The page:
**Problem Name:** Marriage Ceremonies**LightOJ ID:** 1011**Keywords:** dynamic programming, bitmask calculations

Given a matrix of values for all possible matches between \(N\) men with \(N\) women, we need to find out the maximum possible value after matching all people. It is, as one would suspect, completely reasonable to solve it using D.P. What makes this problem interesting is that the D.P. function depend on sets of values, rather than just one or two scalar variables, as is usually the case.

Consider for example the following definition:

- \(f(i, S)\)
- The maximum result value after matching \(i\) men with the set of women \(S\), where \(S\) has exactly \(i\) elements.

To calculate \(f\), first consider the basic case: where \(i=1\). In this case:

where \(p(i, j)\) is the priority between the *ith* male and the *jth* female, as given in the input.

Then, for \(f(i, S)\) where \(i > 1\), we have:

In other words, for every new man (the *ith* man) that we want to match with someone, we try adding his priority against every woman (\(S_j\)) and the maximum from marrying all men up to \(i-1\) with the set of all women except \(S_j\). For example, to calculate \(f(3, \{1, 2, 3\})\), we require the values of \(f(2, \{2, 3\})\), \(f(2, \{1, 3\})\) and \(f(2, \{1, 2\})\).

All of this is good in abstract, but how to represent the sets efficiently? This is where the *bitmask* concept kicks in. You should be familiar with binary representation of integers, and with bitwise operations. The idea is to use a single integer to represent all possible sets of values, which is feasible in this case because \(N\) is at most 16, so the space required for our D.P. structure would be \(16 \times 2^{16}\).

Now, although a recursive implementation may be easier to write and understand, let’s try writing an iterative version of our D.P. function. Consider the following C++ fragment:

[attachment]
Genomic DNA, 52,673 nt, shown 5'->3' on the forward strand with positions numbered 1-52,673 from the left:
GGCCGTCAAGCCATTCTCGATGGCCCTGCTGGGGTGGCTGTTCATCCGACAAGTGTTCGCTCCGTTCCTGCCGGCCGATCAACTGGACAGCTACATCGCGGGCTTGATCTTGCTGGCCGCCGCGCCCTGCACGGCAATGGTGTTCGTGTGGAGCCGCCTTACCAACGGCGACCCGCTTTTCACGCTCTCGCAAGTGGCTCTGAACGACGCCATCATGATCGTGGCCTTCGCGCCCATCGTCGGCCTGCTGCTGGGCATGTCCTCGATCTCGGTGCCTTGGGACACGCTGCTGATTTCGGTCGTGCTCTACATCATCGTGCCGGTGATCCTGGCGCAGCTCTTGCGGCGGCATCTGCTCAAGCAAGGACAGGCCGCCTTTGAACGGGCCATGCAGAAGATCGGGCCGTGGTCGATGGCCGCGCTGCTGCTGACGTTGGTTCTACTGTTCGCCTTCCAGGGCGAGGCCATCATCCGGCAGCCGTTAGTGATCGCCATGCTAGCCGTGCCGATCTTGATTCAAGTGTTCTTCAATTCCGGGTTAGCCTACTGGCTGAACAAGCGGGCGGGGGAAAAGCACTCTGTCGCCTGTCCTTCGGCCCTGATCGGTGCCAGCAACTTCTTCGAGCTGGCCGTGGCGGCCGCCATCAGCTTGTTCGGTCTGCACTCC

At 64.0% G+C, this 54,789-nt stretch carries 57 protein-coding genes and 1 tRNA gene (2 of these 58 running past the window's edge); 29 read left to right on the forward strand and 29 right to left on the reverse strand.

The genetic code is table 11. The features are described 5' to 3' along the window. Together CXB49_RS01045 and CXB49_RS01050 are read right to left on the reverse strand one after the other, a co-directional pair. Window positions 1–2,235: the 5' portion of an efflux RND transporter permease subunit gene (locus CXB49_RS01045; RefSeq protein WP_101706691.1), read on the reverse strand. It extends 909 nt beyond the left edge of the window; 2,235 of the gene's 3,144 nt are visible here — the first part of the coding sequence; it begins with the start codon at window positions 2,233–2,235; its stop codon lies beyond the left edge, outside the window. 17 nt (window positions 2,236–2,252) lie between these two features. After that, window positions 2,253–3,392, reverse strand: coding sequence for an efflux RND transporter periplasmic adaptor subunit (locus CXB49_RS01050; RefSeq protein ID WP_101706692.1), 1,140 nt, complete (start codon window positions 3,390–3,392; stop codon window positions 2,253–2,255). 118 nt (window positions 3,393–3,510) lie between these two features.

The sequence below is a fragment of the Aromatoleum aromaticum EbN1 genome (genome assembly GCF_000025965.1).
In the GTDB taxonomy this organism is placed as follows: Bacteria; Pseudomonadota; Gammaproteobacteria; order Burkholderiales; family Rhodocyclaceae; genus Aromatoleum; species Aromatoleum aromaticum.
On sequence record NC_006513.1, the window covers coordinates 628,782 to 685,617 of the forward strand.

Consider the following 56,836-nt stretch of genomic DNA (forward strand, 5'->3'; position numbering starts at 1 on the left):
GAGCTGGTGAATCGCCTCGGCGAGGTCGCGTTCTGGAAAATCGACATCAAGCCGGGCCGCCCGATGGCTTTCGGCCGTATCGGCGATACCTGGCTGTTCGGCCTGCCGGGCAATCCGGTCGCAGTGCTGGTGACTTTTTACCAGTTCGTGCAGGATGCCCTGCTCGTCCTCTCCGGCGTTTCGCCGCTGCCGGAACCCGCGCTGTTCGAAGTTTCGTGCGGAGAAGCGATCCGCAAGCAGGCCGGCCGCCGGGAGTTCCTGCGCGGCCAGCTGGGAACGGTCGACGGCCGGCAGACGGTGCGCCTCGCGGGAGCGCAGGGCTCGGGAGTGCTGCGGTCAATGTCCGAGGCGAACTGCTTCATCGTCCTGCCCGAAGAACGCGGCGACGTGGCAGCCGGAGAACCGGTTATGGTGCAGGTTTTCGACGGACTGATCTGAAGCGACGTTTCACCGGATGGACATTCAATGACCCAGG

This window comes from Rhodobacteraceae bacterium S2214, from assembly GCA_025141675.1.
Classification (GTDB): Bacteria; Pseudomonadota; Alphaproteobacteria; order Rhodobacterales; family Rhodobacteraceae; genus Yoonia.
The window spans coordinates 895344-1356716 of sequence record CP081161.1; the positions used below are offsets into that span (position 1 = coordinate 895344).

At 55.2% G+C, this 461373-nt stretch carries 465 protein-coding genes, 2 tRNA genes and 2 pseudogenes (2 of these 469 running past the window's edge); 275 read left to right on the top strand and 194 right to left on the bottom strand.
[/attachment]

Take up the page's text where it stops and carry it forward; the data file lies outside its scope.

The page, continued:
typedef unsigned int u32; // dp[i][j] will contain the maximum priority of marrying i men with the set // of women defined by the bitset j int dp[MAXN + 1][1 << MAXN]; void run_dp() { for (int i = 1; i <= N; ++i) dp[1][1 << (i - 1)] = pri[1][i]; u32 top = 1 << N; for (int i = 2; i <= N; ++i) { u32 b = (1 << i) - 1; for (u32 j = b; j < top; j = next_popcount(j)) { b = j; // women still untested int max = 0; while (b != 0) { u32 w = b & -b; // bit of the next woman to consider int idx = pos[w]; int curr = pri[i][idx] + dp[i - 1][j & ~w]; if (curr > max) max = curr; b &= ~w; // w has been tested, remove it } dp[i][j] = max; } } }

In lines 9-10, the first row of values is filled as described above (`pri`

is the matrix of values from the input). Note that the set \(\{1\}\) is represented as an integer with the least significant bit set, the set \(\{2\}\) is represented by an integer with the second least significant bit set, and so on.

Then all the other rows are filled in the loop at line 14. Note how all possible sets of exactly \(i\) women are represented by the \(j\) variable. It is set initially to the value calculated on line 15, which uses simple bitwise manipulations to obtain an integer with the first \(i\) bits set.

A few other relevant details: first, a function called `next_popcount`

is used, and it must return the next integer, strictly greater than its argument, that has the same number of bits set (that number is sometimes called the “popcount”). A concise implementation of this function, courtesy of hakmem 175, is this:

u32 next_popcount(u32 n) { u32 c = (n & -n); u32 r = n+c; return (((r ^ n) >> 2) / c) | r; }

Second, the `pos`

array is simply an auxiliary variable to easily map single-bit bitmasks to the positions they represent. For example `pos[1 << 0]`

is 1, `pos[1 << 1]`

is 2, and so on.

Finally, have you noticed the curious expression of the form `(x & -x)`

that is used a couple of times? It simply produces an integer where the only bit set is the least significant bit set in the `x`

variable. That’s an interesting trick that is useful to remember.

A final note on using bitmask calculations for D.P. programs; sometimes writing a recursive implementation may not only be easier to write, it could also run much faster. Sometimes filling the whole D.P. structure (which requires calculations for every possible combination of bits) is not really necessary, so writing a recursive function where only the required values are calculated can be order(s) of magnitude faster. This is the case, for example, in the problem *Brush (IV)* (LightOJ ID 1018).

Nice Tutorial , thanks a lot. This has helped me very much!

ReplyDeleteMany many thanks for this very helpful task.

ReplyDeleteI can't understand the basics here :(

ReplyDelete